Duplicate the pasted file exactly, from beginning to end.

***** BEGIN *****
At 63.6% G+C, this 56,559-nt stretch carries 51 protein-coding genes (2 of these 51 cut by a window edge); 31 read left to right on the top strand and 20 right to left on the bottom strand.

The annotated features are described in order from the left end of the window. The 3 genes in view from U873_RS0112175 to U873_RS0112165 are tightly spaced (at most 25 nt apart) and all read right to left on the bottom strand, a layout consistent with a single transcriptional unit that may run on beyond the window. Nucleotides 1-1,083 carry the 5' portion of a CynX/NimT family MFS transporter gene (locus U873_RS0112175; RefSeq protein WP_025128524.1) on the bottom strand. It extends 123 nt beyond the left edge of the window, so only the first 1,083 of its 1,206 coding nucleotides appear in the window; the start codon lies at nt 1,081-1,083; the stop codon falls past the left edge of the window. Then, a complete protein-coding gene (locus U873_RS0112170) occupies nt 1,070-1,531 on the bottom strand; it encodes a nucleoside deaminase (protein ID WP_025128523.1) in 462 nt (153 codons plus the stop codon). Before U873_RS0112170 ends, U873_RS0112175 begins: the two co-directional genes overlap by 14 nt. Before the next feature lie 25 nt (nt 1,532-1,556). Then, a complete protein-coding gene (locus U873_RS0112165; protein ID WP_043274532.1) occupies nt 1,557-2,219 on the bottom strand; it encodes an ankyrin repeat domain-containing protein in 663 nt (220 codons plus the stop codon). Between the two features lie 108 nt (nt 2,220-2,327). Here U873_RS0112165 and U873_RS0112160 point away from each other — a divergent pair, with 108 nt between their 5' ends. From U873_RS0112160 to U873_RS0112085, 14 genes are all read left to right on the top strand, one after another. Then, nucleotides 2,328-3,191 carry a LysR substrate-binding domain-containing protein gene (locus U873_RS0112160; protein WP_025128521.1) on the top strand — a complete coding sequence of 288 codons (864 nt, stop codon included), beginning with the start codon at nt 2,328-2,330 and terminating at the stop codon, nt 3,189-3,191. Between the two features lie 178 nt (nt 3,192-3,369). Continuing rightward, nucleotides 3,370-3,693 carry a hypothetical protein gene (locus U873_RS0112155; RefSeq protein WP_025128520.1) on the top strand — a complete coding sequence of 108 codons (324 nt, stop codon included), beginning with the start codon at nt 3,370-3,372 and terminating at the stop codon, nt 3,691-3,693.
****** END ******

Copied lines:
At 63.6% G+C, this 56,559-nt stretch carries 51 protein-coding genes (2 of these 51 cut by a window edge); 31 read left to right on the top strand and 20 right to left on the bottom strand.

The annotated features are described in order from the left end of the window. The 3 genes in view from U873_RS0112175 to U873_RS0112165 are tightly spaced (at most 25 nt apart) and all read right to left on the bottom strand, a layout consistent with a single transcriptional unit that may run on beyond the window. Nucleotides 1-1,083 carry the 5' portion of a CynX/NimT family MFS transporter gene (locus U873_RS0112175; RefSeq protein WP_025128524.1) on the bottom strand. It extends 123 nt beyond the left edge of the window, so only the first 1,083 of its 1,206 coding nucleotides appear in the window; the start codon lies at nt 1,081-1,083; the stop codon falls past the left edge of the window. Then, a complete protein-coding gene (locus U873_RS0112170) occupies nt 1,070-1,531 on the bottom strand; it encodes a nucleoside deaminase (protein ID WP_025128523.1) in 462 nt (153 codons plus the stop codon). Before U873_RS0112170 ends, U873_RS0112175 begins: the two co-directional genes overlap by 14 nt. Before the next feature lie 25 nt (nt 1,532-1,556). Then, a complete protein-coding gene (locus U873_RS0112165; protein ID WP_043274532.1) occupies nt 1,557-2,219 on the bottom strand; it encodes an ankyrin repeat domain-containing protein in 663 nt (220 codons plus the stop codon). Between the two features lie 108 nt (nt 2,220-2,327). Here U873_RS0112165 and U873_RS0112160 point away from each other — a divergent pair, with 108 nt between their 5' ends. From U873_RS0112160 to U873_RS0112085, 14 genes are all read left to right on the top strand, one after another. Then, nucleotides 2,328-3,191 carry a LysR substrate-binding domain-containing protein gene (locus U873_RS0112160; protein WP_025128521.1) on the top strand — a complete coding sequence of 288 codons (864 nt, stop codon included), beginning with the start codon at nt 2,328-2,330 and terminating at the stop codon, nt 3,189-3,191. Between the two features lie 178 nt (nt 3,192-3,369). Continuing rightward, nucleotides 3,370-3,693 carry a hypothetical protein gene (locus U873_RS0112155; RefSeq protein WP_025128520.1) on the top strand — a complete coding sequence of 108 codons (324 nt, stop codon included), beginning with the start codon at nt 3,370-3,372 and terminating at the stop codon, nt 3,691-3,693.